Gender equality and women’s empowerment in the focus of the EU

gender equality

Il mio editoriale su Brussels Morning

The Pay Transparency Directive, approved by European Parliament the 5 th April, represents a great victory for all European women. The Plenary decided by 403 votes in favour, 166 against and 58 abstentions to enter into negotiations with the EU Council.

Through this Directive, the European Union is acting to close the gender pay gap, which has fed inequalities between men and women in the European labour market for almost 30 years.

During the Covid-19 pandemic, the gender pay gap has become even  wider.

In fact, while governments imposed lockdowns and restrictions, millions of women had continued to work in key sectors, such as the health and social sector, which are traditionally low-paid.

The European Parliament highlights that 3 in 10 women work in the education, health and social sector (8% of men). In addition, in the context of the pandemic, women, who still remain underrepresented in the labour market, lost employment opportunities due to caring responsibilities that should be equally shared with men.

The work-life balance is another persistent obstacle for women to have equal access to the labour market because they continue to face great difficulties caring for children, the elderly and relatives with disabilities. In many cases, thousands of European women still have to choose between a professional career and family.

Gender equality, data

In the European Union, the average of employed women is 66,8%  compared to 78,1% of men,  but in some EU countries, the percentage of women’s participation in the labour market is dramatic.

For the first time since 2013, in Italy, only 49% of women are active in the labour market, less than 1 in 2,  well below the European average.

Moreover, employed women are hardly able to break the glass ceiling. They are also underrepresented in political and economical decision-making positions. According to European Parliament, women accounted for 6,7% of board chairs and 6,5% of CEOs in 2018 due to unequal access to the labour market and lack of professional opportunities.

It is important not to underestimate the perceived cultural role of women in society in the last years.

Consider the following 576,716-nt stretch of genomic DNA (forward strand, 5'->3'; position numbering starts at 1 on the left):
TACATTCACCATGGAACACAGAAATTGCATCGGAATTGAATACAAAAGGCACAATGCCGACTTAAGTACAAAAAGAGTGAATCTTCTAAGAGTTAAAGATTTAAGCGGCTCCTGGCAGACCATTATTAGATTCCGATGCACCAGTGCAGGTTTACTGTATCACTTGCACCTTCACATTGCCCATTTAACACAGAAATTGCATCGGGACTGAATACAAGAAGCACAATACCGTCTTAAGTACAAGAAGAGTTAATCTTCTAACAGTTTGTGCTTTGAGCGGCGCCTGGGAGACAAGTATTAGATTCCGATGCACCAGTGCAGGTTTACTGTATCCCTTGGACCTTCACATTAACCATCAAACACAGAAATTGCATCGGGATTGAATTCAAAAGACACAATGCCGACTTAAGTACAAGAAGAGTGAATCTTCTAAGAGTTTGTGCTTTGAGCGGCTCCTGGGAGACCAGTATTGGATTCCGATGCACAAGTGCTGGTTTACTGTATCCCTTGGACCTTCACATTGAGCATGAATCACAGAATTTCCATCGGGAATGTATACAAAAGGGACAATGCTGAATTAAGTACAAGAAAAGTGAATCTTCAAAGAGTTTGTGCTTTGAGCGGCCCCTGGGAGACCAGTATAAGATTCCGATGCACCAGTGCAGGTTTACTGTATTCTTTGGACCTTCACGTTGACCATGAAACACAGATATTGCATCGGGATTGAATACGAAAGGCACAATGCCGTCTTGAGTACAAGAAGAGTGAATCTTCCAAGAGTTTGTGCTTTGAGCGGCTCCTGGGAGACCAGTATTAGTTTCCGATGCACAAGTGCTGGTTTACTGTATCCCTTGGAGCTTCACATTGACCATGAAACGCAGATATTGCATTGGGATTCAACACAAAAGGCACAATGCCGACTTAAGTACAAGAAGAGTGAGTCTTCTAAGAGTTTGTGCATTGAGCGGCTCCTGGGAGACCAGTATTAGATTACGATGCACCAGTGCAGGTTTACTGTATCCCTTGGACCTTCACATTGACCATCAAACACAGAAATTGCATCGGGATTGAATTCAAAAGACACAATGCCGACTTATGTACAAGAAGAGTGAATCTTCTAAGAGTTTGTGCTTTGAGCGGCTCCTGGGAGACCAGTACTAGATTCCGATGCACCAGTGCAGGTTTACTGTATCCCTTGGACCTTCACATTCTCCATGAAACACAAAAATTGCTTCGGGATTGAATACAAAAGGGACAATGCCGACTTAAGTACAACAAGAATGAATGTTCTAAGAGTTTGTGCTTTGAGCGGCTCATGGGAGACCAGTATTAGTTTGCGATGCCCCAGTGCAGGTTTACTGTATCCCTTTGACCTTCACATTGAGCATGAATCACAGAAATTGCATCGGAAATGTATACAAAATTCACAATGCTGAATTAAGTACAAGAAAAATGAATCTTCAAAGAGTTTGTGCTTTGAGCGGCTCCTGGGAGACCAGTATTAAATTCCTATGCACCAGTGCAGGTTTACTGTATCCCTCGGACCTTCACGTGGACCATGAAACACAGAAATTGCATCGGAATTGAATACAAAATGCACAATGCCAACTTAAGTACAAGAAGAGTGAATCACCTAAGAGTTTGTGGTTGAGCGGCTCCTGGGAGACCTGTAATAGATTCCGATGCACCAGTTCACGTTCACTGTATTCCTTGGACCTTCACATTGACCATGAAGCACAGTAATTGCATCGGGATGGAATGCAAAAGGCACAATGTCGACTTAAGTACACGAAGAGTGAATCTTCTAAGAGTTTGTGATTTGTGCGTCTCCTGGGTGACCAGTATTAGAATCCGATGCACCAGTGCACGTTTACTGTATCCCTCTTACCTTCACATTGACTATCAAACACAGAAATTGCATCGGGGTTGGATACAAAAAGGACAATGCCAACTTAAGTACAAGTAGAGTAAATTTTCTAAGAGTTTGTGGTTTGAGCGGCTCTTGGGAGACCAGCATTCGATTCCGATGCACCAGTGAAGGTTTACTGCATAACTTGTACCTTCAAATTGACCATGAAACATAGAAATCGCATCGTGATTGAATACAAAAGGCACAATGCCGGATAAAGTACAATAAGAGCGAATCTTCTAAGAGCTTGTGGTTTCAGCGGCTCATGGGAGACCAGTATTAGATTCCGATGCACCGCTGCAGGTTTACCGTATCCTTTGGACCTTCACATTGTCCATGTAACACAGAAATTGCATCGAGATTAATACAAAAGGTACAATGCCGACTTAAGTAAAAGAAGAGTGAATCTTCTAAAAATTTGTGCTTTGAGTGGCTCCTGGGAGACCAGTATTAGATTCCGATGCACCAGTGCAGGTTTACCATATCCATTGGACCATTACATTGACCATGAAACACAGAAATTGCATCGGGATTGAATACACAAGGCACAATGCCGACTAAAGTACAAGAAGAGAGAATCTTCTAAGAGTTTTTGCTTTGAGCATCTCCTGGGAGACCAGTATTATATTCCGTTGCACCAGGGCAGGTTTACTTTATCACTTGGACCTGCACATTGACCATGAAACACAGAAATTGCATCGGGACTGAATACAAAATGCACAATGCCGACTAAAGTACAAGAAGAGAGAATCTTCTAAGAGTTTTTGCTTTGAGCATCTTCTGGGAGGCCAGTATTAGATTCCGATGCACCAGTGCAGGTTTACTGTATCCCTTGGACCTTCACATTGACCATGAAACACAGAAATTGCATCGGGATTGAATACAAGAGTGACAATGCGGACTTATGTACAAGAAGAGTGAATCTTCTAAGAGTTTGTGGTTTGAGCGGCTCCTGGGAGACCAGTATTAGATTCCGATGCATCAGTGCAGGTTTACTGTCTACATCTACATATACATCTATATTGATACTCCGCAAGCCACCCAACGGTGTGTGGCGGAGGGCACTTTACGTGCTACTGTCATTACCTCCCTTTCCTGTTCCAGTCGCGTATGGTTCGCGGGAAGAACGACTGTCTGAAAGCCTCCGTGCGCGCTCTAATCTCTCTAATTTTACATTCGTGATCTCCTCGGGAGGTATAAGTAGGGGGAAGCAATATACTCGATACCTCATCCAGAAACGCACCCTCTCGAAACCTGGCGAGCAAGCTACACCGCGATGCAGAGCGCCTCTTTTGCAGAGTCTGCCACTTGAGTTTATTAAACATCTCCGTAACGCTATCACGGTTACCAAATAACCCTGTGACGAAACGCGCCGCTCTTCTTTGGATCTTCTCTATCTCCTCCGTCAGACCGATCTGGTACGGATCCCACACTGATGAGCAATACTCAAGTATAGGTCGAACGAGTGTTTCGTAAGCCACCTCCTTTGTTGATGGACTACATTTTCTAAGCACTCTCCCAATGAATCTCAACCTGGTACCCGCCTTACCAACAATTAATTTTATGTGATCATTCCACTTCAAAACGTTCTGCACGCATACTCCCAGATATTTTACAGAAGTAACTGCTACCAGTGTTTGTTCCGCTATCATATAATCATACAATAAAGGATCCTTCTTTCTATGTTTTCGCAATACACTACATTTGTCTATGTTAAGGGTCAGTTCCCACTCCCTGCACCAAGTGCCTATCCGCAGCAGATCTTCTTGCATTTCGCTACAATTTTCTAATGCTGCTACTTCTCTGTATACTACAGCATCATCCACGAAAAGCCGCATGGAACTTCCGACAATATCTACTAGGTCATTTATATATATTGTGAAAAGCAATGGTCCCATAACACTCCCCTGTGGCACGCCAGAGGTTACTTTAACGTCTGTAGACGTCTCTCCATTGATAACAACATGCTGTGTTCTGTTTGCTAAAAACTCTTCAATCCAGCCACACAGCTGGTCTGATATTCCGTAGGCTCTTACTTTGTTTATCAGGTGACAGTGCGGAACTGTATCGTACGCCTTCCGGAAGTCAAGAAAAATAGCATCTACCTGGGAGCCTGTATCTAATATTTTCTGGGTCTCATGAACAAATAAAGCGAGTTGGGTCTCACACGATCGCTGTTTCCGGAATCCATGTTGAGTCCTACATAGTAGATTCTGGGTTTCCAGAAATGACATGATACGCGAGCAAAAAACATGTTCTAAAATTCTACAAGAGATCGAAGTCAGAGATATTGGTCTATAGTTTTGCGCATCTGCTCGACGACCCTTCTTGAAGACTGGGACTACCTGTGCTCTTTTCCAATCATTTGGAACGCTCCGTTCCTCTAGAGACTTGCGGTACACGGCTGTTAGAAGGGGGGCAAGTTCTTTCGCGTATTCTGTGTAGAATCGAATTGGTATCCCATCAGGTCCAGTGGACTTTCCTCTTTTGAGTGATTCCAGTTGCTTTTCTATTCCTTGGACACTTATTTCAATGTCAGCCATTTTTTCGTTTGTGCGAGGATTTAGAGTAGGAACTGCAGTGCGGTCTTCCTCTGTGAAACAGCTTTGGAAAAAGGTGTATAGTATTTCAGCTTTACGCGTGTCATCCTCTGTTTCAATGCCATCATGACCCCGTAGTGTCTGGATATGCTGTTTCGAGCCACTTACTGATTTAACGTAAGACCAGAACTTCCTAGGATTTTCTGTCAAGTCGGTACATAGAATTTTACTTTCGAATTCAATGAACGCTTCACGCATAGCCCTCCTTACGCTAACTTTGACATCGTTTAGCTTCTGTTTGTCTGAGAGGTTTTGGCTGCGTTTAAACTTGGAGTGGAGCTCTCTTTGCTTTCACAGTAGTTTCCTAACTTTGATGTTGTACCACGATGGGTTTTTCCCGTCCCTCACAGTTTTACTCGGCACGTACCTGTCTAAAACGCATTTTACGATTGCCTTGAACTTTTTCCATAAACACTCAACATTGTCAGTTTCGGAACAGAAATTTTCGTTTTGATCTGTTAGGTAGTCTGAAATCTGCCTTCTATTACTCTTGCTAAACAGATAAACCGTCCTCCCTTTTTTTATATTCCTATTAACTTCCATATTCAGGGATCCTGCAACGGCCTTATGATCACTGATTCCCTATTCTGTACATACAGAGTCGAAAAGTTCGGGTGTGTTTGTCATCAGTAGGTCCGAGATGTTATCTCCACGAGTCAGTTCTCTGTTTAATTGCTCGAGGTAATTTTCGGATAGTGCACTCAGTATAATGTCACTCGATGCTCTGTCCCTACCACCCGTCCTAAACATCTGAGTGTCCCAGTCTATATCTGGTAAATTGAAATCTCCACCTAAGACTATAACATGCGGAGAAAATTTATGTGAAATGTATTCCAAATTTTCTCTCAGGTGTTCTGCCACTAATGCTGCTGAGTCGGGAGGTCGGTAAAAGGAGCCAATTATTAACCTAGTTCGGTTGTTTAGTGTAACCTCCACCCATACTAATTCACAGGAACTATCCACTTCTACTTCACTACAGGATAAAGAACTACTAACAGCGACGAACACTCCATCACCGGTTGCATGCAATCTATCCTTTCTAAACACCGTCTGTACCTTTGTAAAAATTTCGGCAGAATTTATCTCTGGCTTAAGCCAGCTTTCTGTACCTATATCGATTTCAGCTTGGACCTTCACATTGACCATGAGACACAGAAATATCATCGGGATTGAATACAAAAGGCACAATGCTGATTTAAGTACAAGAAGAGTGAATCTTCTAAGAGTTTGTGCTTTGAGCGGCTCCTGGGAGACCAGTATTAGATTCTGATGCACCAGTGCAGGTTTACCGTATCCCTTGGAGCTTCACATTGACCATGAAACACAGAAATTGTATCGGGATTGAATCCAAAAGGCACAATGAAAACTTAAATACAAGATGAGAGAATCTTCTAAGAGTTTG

In the last 30 years, many EU governments have adopted targeted gender policies, which have proven to be inadequate to close the gap between women and men.

The reason why those policies have failed is due to a persistent cultural stereotype that keeps women confined in specific areas of society,  creating barriers that don’t allow them from having a career and higher salaries.

We must change this approach, and stop stereotypes related to the division of care responsibilities, which turn out to be detrimental to women and their career paths.

Therefore, the European Union must provide the Member States with more efficient legislative tools to reach gender equality, and imposing pay transparency is a stepping-stone towards that goal.

Gender equality, and ensuring pay transparency are not enough

Unfortunately ensuring pay transparency is not enough, we are convinced that the European Union has to reinforce the social dimension to support women to be socially and economically independent and in a way that they are not forced into choosing between having a career or a family, working part-time or leaving work altogether. We need to make sure that women have equal access to the labour market and equal opportunities while putting an end to vertical and horizontal segregation, which doesn’t allow them to reach management positions and confines them to low-payed sectors.

Through this Directive, European Parliament demands companies with at least 50 employees (instead of 250 as the European Commission originally proposed) to disclose information related to salaries and career paths allowing for comparison within the company and highlighting any gender pay gap or discrimination. In case there is a gender pay gap of over 2,5%, the company is obliged to put in place, in cooperation with trade unions and equality bodies, measures to close such a gap.

Furthermore, the directive strengthens women’s rights by facilitating the process to appeal to court, allowing for collective redress, protecting them from bearing excessive costs and increasing sanctions.

The directive also imposes to ensure that all vacancy notices provide for the pay level and all other benefits paid directly or indirectly by the employer, including any job evaluation or classification system. This new form of transparency will contribute to putting an end to inequalities, discrimination, and most of the time illegal forms of exploitation and job insecurity.

As already mentioned women are mostly employed in low-payed sectors and are minimum wage earners. Therefore, the European Union needs to have a strong directive on minimum wages, which guarantees a fair and decent standard of living.

Gender equality, giving women the dignity and wealth they deserve

I have worked hard and I have presented several amendments to strengthen the text of the directive even further and to ensure more equal rights for all European women in the labour market. I voted this Directive without hesitation because I believe that gender equality is a key to a fair society and for economic growth.

Quality jobs and fair remuneration are important to solve demographic decline, poverty, and injustice and to build a stronger European Union able to give women the dignity and wealth they deserve.


Servizio offerto da Daniela Rondinelli, deputata al Parlamento europeo, non iscritti.
Le opinioni espresse sono di responsabilità esclusiva dell’autore o degli autori e non riflettono necessariamente la posizione ufficiale del Parlamento europeo.